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The COVID Delta Variant: What to Know

This fast-moving, easily transmissible variant of the COVID-19 virus should be taken seriously—even if you’re vaccinated

You may have heard healthcare leaders across the country warning about the Delta variant of the COVID-19 virus. Their warning was well-reasoned, as Delta has exploded with high transmission rates across most of our nation. Reports from the CDC and other news sources have noted that—by the end of July 2021—Delta was the cause of more than 80% of new U.S. COVID-19 cases.

And what’s more, its ability to be transmitted is higher than the original COVID-19 virus strain. Recent studies indicate that in a completely protection-free environment—an event where no one is vaccinated nor wearing masks—an average person with the original virus would infect 2.5 other people.

With Delta, that number jumps to 3.5 or 4. And with large numbers of people who are unvaccinated or maskless, that increase in transmission can mean dozens or hundreds of new cases at a time.

What do you need to know about this highly transmissible new strain? Share the information below (and this blog post!) with friends and loved ones to stay safe and prevent any unnecessary hospitalizations or deaths.

What exactly is a variant? Is Delta a new virus?

Viruses, much like bacteria, can mutate over time. This simply means small changes to their surfaces or building blocks that make them look and behave differently than the original virus. Scientists expect viruses like the flu virus or the COVID-19 virus to mutate, as this process occurs naturally over time. The key is monitoring and tracking these changes to determine which variants may naturally disappear, and which variants may stick around to cause problems.

Right now, Delta is the biggest concern globally, due to its ability to transmit more easily than the original strain—including among vaccinated people.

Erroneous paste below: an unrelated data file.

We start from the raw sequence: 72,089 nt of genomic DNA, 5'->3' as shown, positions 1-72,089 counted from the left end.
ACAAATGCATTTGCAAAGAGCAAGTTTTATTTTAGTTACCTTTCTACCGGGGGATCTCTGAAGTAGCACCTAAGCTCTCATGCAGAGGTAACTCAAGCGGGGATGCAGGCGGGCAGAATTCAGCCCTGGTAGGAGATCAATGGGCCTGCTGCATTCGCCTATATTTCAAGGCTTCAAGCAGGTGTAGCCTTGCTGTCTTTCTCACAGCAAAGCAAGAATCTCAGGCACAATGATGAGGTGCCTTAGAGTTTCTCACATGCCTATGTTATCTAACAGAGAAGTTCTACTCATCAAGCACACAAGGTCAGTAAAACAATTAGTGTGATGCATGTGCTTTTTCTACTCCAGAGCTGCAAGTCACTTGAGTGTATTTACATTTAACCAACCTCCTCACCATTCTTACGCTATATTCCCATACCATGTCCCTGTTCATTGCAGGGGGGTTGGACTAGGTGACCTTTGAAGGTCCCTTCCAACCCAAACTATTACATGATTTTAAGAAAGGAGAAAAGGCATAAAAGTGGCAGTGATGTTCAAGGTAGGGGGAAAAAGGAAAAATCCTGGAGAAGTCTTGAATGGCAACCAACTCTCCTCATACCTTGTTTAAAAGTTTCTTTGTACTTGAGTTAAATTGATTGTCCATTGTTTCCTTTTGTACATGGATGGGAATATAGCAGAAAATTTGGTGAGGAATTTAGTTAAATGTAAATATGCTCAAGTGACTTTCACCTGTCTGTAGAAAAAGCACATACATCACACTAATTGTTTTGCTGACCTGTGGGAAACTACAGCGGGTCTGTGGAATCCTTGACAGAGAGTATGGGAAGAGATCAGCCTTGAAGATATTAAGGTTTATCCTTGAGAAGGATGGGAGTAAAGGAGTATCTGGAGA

If vaccinated and unvaccinated individuals can both spread Delta, what’s the benefit of being vaccinated?

Vaccinations work in numerous ways to benefit you: they work to minimize the chances of you getting a virus in the first place, but they also work to keep you from getting severely ill if you happen to catch the virus. And since no vaccination is 100% effective, there is always a chance of catching a virus that you are vaccinated from.

Reports on Delta have shown that it can spread and be transmitted to vaccinated people more easily than the original strain. However, national estimates have shown that there is a much greater risk of severe disease, hospitalization, and death from Delta if you are unvaccinated.

Therefore, it is still vital to get your COVID-19 vaccine, if you haven’t already. Whether you catch the original virus or Delta, there is a 99.99% chance that it will not lead to hospitalization or death if you’re vaccinated.

I got my vaccine; how do I prevent unintentionally catching or transmitting Delta to my friends and loved ones?

The good news is that practicing safe measures is still effective at reducing the chances of the virus’s spread. This means hand washing, mask-wearing, and social distancing whenever possible—especially when in indoor public spaces.

I haven’t gotten the vaccine; do social distancing, hand washing, and mask-wearing protect me from Delta?

Practicing the safe measures above is important for everyone, but the COVID-19 vaccine is still the best tool you have to protect yourself. It’s not too late to get vaccinated. As we noted above, catching Delta while unvaccinated vastly increases the chance of you getting seriously ill, being hospitalized, or dying.

So you’re saying the vaccine prevents more than 90% of severe illness and death from COVID-19, but it’s less effective at preventing infection or transmission?

This is true with Delta, since it is a variant of the original strain. It’s also why it is so important to:

  • Get vaccinated, if you have not already, and
  • Practice social safety measures like hand washing, mask-wearing, and social distancing—especially when in indoor public spaces

These two actions together not only keep you safe from severe illness and possibly death, but they also keep those around you—your friends and loved ones—safe as well.

Please share this helpful info to those around you to better understand Delta and to stay healthy. If you have more questions or need help finding where you can get a vaccine, contact your Everside Health provider for more information.

Not an Everside member? Reach out to your local pharmacy or primary care provider to get information on vaccinations in your area.